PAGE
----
"The ultimate origin of the holes still remains a mystery," the NOAA said.
Scientists have discovered a series of mysterious holes on the Atlantic Ocean floor and asked internet users to offer their theories as to how these holes were formed.
Taking to Facebook, the National Oceanic and Atmospheric Administration (NOAA) posted photos of the underwater formation. They informed that “perfectly aligned” holes were discovered on Saturday but have been previously reported from the region. They found the unique indentations as part of the “Voyage to the Ridge 2022” - the three telepresence-enabled ocean exploration expeditions on the NOAA ship Okeanos Explorer.
Take a look at the images below:
“On Saturday's #Okeanos dive, we observed several of these sublinear sets of holes in the sediment. These holes have been previously reported from the region, but their origin remains a mystery,” the NOAA said on social media.
“While they look almost human-made, the little piles of sediment around the holes make them seem like they were excavated by...something,” it added and further asked Facebookers for their “hypotheses”.
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The fun challenge sparked a lot of responses. One person wrote, “I'm not saying that it's aliens, but it's aliens.” Another suggested that they are “minor cracks” that allow gasses to escape. “It looks somewhat similar to sand bursts that appear during earthquakes,” the user wrote.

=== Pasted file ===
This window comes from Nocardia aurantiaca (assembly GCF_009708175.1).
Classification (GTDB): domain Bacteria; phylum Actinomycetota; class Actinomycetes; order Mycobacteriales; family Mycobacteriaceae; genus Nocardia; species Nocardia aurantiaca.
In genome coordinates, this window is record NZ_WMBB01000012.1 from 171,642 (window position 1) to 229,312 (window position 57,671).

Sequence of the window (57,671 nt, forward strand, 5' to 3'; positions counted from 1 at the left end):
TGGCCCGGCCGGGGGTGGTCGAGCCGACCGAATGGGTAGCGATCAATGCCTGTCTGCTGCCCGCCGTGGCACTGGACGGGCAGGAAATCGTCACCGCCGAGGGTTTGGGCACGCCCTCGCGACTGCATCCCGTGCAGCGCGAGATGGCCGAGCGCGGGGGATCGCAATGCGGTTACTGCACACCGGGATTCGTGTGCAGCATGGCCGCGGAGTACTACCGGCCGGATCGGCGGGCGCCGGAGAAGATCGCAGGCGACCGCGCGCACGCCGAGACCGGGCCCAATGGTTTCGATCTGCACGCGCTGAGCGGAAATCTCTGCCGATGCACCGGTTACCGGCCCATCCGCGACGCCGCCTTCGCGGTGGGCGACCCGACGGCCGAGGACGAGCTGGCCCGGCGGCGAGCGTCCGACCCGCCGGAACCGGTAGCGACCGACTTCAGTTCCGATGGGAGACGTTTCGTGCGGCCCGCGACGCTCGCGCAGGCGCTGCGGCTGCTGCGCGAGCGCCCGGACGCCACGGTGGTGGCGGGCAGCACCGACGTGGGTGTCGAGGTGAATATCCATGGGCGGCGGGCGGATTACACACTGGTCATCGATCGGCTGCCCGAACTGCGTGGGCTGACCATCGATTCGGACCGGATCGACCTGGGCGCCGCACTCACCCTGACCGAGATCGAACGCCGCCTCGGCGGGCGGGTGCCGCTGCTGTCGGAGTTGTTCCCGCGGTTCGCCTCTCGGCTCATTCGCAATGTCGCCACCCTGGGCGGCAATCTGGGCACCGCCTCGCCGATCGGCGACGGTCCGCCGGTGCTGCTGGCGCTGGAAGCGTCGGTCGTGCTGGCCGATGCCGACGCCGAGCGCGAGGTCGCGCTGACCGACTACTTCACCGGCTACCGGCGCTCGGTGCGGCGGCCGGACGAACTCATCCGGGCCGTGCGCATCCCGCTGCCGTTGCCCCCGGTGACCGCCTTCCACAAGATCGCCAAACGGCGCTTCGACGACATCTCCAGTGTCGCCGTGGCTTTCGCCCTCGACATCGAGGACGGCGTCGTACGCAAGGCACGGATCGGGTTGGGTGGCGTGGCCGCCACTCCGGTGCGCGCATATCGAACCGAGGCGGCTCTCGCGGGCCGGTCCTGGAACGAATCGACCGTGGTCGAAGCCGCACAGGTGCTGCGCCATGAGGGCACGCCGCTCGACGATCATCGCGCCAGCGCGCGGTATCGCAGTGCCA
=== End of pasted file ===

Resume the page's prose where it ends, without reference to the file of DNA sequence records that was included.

A third said, “This to me looks like the sediments is falling through, or water flowing up from a crack in a geological shelf or cave roof.” “A previously unknown crab species which hides in rectangular holes and hunts in linear packs, waiting for prey to fall into their clutches,” commented fourth.
In Saturday's dive, scientists probed the ocean floor at depth of about 3km while visiting the summit of an underwater volcano north of the Azores - near the Mid-Atlantic Ridge. The discovery was made during the Okeanos vessel's Voyage to the Ridge 2022 expedition in which scientists are exploring and mapping the poorly understood deepwater areas.
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In a press release, the NOAA said that the researchers are not able to definitely determine the source of the holes or how they were constructed. But they have hypothesized that the holes may indicate excavation by an organism living in the sediment or digging and removal, perhaps via a feeding appendage of large animals on the sediment surface.
“The ultimate origin of the holes still remains a mystery,” the federal organisation concluded saying.